Brain-machine interface

The power of thoughts

Controlling machines with our minds; it seems like the stuff of science fiction, right? You might be surprised to learn that in the research world, it is a very real possibility. In fact, controlling machines using electroencephalograms (EEG -> brain signals) was already accomplished in the 80s19. Of course, the first applications were simple and prone to errors, but it showed enough promise to make brain-machine interfacing its own research field. In assistive research, interfacing directly with the mind of the user is an extremely convenient idea because, contrary to body movements, brain signals of some form are available from absolutely everybody no matter the disabilities or physical impairments.

Brain-machine interfaces for users with severe disabilities

At first, brain-computer interfaces were very invasive, as in pieces of hardware surgically added in your skull invasive.

However, for some people with severe disabilities, it was still an acceptable trade-off for the opportunity to interact more with their environment. People were gradually able to activate signals, move a computer cursor, drive and electric powered wheelchair and eventually even control 7 degrees of freedom robots using nothing but their minds20, 21.

Kinova Gen3 white robot thought control user cloud comparison no end effector embedded vision on end-of-arm blue base

Above: Figure 9, Thought control example with Kinova Gen3.

For obvious reasons, most people were still reluctant to use this kind of technology. This drove researchers to work on what is called surface EEG, i.e. brain signal measurements from sensors outside of the body. This is accomplished by wearing a "hat" that contains an array of sensors spread out around the head. The big issue with this method is that the actual signals originate from inside the brain, not the surface. So not only are they weak once they reach the surface, but it is also hard to tell where they come from to identify them properly. Nevertheless, with the advances in AI in recent years enabling clearer and clearer identification.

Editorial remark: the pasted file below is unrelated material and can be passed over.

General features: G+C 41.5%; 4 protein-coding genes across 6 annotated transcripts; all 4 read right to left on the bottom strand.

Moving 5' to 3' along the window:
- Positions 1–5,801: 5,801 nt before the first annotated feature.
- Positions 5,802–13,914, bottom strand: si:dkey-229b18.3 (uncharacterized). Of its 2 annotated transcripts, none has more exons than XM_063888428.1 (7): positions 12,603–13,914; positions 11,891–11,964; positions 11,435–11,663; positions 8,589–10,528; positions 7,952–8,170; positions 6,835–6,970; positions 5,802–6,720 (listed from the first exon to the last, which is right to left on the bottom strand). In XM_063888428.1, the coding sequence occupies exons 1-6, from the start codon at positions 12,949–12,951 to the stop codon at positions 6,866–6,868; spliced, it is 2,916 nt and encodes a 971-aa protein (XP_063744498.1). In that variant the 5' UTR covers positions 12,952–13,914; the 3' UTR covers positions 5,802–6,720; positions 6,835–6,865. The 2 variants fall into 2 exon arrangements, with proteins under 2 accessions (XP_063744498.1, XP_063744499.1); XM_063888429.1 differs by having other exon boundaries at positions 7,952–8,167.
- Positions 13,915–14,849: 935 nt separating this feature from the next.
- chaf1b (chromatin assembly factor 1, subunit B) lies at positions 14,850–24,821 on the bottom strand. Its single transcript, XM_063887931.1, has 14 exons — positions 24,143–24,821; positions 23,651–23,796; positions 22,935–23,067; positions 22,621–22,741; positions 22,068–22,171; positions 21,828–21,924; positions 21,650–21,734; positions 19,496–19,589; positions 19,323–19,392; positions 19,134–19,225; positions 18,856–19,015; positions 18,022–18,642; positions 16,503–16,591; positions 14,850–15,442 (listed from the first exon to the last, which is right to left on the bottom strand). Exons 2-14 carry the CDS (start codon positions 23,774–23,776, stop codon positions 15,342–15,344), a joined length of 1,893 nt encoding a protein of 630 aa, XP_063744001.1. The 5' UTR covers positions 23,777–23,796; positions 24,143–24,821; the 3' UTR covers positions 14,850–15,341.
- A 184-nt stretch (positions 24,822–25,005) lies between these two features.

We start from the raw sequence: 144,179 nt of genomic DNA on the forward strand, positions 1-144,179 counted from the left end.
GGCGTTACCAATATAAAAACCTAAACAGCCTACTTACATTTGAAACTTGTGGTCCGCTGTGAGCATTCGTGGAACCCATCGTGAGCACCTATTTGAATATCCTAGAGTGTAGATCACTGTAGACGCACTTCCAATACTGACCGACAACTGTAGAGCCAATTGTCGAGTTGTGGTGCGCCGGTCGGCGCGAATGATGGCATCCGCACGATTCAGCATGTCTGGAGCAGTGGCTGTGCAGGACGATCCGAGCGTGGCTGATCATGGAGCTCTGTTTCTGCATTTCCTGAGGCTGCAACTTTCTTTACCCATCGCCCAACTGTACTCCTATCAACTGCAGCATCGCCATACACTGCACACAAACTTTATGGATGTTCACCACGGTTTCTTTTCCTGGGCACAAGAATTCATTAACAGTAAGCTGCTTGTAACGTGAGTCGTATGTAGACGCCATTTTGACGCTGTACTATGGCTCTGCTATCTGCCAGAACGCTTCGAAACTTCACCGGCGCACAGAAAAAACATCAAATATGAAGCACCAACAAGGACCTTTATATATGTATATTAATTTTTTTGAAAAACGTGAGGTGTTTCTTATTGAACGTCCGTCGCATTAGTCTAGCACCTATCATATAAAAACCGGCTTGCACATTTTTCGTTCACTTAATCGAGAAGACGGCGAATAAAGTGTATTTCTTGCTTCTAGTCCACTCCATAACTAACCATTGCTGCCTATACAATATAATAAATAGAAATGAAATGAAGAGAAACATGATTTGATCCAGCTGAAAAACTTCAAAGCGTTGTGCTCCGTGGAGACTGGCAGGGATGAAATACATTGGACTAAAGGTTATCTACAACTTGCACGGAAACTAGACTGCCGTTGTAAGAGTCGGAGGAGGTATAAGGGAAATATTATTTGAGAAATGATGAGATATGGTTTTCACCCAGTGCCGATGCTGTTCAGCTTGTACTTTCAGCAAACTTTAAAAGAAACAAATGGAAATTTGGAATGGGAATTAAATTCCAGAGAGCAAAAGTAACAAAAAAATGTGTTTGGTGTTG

Researchers were able to infer increasingly complex information from brain signals.

In assistive, surface EEG first enabled users to make binary choices, then do object or target selection and even most recently control a robotic manipulator for simple reaching tasks and even to imitate human motion22-25.

BMI: The key to intuitively control non-intuitive machines

It is clear that brain-machine interfaces are not quite ready to be integrated into professional and industrial environments. However, it is also indisputable that it may become ready in the near future.

With the use of a brain machine interface, the possibility opens to intuitively teleoperate machines that don’t make sense to control via other HMI methods like eye-tracking and body-machine interfaces.

Even the good-old manual controller is inconvenient to use for devices that have more than a couple of degrees of freedom. One specific kind of device that is common in industrial contexts, has a few degrees of freedom and cannot be mapped intuitively to either eye-tracking and body-machine interfaces is parallel robots like Stewart platforms (a common 6 DoF parallel robot type), which would be a prime candidate for teleoperation via EEG signals.

Machines that literally read your mind are still only possible in science fiction, but it is fair to expect in the near future an improvement of signal processing and classification from the AI algorithms that are behind the miracles of brain-machine interfaces. With that and the continuously reducing cost of EEG technology, BMI could become democratized enough that anyone could stumble upon an opportunity to interact with a device with his/her mind and that, if nothing else, is pretty cool.

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Intro & Part I

For your convenience, we splitted this article in 3 parts: Introduction, Part I and Part II. Please click on the tiles below to access the different parts.

References

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